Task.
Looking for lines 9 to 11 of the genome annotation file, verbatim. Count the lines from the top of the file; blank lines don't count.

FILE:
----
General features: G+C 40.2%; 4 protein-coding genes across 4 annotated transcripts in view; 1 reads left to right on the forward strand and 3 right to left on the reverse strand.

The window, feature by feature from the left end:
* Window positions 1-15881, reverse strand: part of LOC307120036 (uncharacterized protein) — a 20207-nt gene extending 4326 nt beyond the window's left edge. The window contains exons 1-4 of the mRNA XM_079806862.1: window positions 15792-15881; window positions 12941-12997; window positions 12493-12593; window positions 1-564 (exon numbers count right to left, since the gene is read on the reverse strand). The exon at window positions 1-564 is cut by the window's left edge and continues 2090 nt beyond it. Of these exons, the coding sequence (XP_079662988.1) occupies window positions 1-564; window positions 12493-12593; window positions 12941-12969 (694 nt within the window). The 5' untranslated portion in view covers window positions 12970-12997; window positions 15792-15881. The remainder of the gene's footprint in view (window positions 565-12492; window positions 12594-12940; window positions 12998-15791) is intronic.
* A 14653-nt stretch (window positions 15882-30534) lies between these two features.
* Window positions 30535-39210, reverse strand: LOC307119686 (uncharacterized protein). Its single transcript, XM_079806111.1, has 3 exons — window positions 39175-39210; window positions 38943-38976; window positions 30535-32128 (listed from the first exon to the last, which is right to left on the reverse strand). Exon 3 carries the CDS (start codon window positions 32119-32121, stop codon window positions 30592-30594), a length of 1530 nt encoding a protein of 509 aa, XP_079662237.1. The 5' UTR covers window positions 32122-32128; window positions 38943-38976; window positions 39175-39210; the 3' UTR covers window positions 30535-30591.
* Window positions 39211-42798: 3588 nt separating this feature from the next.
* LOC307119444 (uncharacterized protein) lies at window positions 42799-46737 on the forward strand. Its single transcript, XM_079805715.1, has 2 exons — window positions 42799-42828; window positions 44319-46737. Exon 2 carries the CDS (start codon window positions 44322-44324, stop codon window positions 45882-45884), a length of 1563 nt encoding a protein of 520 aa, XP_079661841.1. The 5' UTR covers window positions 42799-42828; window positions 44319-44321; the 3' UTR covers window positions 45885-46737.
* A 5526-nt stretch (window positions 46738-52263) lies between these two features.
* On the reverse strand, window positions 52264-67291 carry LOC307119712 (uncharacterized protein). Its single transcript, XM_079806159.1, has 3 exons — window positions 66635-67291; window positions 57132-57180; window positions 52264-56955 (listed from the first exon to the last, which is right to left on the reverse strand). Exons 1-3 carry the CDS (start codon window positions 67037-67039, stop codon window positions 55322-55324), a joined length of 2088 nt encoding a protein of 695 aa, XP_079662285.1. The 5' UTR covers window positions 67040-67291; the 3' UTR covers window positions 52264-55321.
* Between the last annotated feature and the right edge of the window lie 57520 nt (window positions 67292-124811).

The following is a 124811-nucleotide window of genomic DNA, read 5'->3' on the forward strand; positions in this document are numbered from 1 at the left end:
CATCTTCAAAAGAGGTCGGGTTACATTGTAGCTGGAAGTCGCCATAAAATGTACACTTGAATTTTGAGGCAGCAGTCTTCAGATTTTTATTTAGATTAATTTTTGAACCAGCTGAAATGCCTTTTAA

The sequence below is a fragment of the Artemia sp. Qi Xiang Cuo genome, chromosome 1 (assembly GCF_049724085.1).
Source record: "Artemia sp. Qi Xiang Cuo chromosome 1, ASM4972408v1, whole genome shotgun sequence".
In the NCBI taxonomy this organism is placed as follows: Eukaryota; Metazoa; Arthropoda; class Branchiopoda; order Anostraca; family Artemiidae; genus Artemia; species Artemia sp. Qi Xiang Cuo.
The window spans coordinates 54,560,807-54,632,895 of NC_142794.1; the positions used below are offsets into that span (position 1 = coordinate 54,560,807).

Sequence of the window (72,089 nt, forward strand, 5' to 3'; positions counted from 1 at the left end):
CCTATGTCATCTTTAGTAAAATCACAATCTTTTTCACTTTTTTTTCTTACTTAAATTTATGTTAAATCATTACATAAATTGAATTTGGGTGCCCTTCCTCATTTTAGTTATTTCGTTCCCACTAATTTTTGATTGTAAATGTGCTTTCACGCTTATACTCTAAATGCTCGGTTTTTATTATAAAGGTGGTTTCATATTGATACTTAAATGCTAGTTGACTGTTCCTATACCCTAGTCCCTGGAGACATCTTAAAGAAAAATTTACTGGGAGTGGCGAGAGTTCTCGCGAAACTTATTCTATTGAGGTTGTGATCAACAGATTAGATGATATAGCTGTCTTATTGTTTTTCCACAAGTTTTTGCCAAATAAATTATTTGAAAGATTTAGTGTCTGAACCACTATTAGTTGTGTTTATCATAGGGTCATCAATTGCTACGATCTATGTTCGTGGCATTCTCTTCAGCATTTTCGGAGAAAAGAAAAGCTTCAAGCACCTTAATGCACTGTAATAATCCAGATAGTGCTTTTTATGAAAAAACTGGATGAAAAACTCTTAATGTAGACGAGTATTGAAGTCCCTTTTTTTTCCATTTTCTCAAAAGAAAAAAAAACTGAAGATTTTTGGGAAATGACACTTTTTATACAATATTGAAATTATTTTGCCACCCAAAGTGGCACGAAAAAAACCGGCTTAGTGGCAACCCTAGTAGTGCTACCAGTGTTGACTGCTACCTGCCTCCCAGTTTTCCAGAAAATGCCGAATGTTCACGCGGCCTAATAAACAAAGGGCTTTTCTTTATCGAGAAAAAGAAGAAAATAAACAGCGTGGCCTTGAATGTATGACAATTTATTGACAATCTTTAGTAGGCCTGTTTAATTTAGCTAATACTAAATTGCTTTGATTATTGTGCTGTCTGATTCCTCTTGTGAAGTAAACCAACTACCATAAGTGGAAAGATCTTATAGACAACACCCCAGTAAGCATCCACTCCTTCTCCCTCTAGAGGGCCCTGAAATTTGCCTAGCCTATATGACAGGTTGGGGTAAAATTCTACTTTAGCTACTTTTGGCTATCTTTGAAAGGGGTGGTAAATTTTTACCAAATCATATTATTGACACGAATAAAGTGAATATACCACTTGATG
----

* On the reverse strand, window positions 52264-67291 carry LOC307119712 (uncharacterized protein). Its single transcript, XM_079806159.1, has 3 exons — window positions 66635-67291; window positions 57132-57180; window positions 52264-56955 (listed from the first exon to the last, which is right to left on the reverse strand). Exons 1-3 carry the CDS (start codon window positions 67037-67039, stop codon window positions 55322-55324), a joined length of 2088 nt encoding a protein of 695 aa, XP_079662285.1. The 5' UTR covers window positions 67040-67291; the 3' UTR covers window positions 52264-55321.
* Between the last annotated feature and the right edge of the window lie 57520 nt (window positions 67292-124811).

The following is a 124811-nucleotide window of genomic DNA, read 5'->3' on the forward strand; positions in this document are numbered from 1 at the left end: